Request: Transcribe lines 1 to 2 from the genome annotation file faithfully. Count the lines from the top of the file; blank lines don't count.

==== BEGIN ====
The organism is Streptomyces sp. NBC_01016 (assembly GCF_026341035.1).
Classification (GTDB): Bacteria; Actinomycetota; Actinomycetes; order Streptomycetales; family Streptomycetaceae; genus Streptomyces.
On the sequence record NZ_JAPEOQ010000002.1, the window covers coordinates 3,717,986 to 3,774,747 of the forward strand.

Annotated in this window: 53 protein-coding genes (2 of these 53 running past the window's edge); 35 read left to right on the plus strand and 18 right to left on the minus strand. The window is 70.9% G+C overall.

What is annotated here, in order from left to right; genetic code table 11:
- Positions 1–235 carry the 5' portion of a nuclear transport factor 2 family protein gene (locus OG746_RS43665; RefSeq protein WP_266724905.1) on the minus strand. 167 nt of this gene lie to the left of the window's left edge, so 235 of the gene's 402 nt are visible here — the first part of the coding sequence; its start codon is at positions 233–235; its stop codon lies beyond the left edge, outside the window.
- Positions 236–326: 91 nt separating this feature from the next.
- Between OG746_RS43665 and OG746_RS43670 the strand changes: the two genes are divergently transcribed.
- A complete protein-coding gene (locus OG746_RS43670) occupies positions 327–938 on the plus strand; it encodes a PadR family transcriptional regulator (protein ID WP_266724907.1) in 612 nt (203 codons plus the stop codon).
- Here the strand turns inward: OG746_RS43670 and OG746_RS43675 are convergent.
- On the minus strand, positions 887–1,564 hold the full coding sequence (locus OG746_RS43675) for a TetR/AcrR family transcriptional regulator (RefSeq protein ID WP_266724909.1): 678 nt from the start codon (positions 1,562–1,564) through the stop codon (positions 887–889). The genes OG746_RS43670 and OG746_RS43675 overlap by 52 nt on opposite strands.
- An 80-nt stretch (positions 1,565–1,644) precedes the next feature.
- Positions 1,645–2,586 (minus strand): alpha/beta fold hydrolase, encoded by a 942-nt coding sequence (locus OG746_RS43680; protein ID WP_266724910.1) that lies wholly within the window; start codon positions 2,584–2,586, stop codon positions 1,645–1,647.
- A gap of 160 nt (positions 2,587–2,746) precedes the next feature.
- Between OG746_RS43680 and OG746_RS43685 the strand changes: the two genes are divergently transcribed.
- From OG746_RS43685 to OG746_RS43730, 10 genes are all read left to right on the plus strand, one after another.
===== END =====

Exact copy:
The organism is Streptomyces sp. NBC_01016 (assembly GCF_026341035.1).
Classification (GTDB): Bacteria; Actinomycetota; Actinomycetes; order Streptomycetales; family Streptomycetaceae; genus Streptomyces.